How Rainforests Work

This tree has become covered in epiphytes. Note the vines and thick root balls that have formed in the branches.

Photo courtesy Todd Fearer

The Forest for the Trees

We saw in the last section that the ample sunlight and extremely wet climate of many tropical areas encourages the growth of towering trees with wide canopies. This thick top layer of the rainforest dictates the lives of all other plants in the forest. New tree seedlings rarely survive to make it to the top unless some older trees die, creating a "hole" in the canopy. When this happens, all of the seedlings on the ground level compete intensely to reach the sunlight. Most other plants survive by taking advantage of the trees that form the canopy layer.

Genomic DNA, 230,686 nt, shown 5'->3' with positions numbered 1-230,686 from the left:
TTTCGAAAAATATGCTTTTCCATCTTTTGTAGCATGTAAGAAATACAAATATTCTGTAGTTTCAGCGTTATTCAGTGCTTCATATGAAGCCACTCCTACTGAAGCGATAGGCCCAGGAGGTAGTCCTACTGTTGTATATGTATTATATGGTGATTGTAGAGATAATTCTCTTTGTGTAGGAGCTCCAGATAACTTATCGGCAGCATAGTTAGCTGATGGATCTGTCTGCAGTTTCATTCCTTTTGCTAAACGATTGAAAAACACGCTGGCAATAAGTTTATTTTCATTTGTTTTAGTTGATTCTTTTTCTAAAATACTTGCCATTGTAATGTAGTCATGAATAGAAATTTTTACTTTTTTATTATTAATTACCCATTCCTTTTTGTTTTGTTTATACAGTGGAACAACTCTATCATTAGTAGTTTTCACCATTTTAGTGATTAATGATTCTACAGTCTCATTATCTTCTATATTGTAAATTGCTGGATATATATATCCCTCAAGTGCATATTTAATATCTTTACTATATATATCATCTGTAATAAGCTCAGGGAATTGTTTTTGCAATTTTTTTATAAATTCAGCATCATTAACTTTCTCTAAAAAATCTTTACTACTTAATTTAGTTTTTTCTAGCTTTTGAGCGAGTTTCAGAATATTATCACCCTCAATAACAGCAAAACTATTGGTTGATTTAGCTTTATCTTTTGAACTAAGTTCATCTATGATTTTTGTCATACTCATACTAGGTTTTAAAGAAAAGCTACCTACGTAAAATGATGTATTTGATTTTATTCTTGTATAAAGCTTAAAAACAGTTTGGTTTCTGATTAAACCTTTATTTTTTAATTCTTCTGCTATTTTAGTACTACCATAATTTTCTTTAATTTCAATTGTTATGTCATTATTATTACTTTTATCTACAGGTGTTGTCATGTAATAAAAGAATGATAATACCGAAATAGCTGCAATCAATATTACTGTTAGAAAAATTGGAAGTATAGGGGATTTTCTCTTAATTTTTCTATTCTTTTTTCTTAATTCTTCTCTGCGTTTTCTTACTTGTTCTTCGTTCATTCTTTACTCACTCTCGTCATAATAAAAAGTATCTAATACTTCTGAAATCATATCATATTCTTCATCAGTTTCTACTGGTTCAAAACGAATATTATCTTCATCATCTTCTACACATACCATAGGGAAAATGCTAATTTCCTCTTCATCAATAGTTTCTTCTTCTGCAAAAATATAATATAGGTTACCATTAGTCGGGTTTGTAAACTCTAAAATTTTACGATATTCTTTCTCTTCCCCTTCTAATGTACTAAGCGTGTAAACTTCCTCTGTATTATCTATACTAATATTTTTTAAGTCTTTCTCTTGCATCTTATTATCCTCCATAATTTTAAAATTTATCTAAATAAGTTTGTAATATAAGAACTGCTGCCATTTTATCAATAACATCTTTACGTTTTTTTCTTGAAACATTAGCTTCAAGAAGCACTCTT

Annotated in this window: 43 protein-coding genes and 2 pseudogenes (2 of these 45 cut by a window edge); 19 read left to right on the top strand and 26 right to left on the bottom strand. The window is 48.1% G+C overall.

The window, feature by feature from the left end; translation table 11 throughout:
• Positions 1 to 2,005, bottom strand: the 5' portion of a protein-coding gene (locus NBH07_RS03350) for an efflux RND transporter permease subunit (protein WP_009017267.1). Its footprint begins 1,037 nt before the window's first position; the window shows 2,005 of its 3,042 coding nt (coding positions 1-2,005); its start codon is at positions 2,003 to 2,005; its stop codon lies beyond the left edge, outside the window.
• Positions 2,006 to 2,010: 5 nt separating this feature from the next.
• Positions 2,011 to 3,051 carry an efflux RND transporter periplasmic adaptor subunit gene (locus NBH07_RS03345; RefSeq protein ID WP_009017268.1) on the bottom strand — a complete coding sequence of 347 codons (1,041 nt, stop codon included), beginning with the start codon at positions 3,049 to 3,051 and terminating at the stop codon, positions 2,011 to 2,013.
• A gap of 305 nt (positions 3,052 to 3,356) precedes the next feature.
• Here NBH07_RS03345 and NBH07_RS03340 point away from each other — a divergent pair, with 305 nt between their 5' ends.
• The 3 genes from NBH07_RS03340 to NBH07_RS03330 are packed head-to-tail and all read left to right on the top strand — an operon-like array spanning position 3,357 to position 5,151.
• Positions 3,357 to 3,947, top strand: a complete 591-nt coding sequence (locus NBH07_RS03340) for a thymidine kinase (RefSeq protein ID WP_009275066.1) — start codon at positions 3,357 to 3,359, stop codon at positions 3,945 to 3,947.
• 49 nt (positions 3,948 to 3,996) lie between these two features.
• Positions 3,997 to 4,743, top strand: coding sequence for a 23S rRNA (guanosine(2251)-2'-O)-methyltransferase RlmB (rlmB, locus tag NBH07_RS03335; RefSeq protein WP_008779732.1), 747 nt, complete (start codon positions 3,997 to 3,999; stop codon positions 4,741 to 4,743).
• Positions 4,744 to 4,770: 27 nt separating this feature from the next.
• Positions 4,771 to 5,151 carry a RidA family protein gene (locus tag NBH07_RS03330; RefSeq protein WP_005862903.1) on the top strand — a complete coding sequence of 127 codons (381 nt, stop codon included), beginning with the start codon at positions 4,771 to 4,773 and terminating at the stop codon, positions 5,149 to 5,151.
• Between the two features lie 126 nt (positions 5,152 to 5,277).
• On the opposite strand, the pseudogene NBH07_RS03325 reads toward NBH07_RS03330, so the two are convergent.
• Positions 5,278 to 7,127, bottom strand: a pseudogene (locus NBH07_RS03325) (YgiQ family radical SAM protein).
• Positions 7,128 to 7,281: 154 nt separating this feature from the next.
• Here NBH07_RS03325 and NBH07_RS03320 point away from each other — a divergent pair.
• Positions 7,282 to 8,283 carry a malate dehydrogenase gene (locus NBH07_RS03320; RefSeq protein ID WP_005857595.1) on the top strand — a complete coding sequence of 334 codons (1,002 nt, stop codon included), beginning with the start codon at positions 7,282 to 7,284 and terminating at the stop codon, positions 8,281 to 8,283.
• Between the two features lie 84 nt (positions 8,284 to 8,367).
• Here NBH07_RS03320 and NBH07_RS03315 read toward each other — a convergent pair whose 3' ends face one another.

Many plant species reach the top of the forest by climbing the tall trees. It is much easier to ascend this way, because the plant doesn't have to form its own supporting structure. Lianas, long, woody plants that can grow more than 8 inches (20 cm) across, will often climb tall trees all the way up to the canopy layer. At the top of the forest, these climbers may spread from tree to tree, making the canopy ceiling even thicker.

Some plant species, called epiphytes, grow directly on the surface of the giant trees. These plants, which include a variety of orchids and ferns, make up much of the understory, the layer of the rainforest right below the canopy. Epiphytes are close enough to the top to receive adequate light, and the runoff from the canopy layer provides all the water and nutrients they need, which is important since they don't have access to the nutrients in the ground.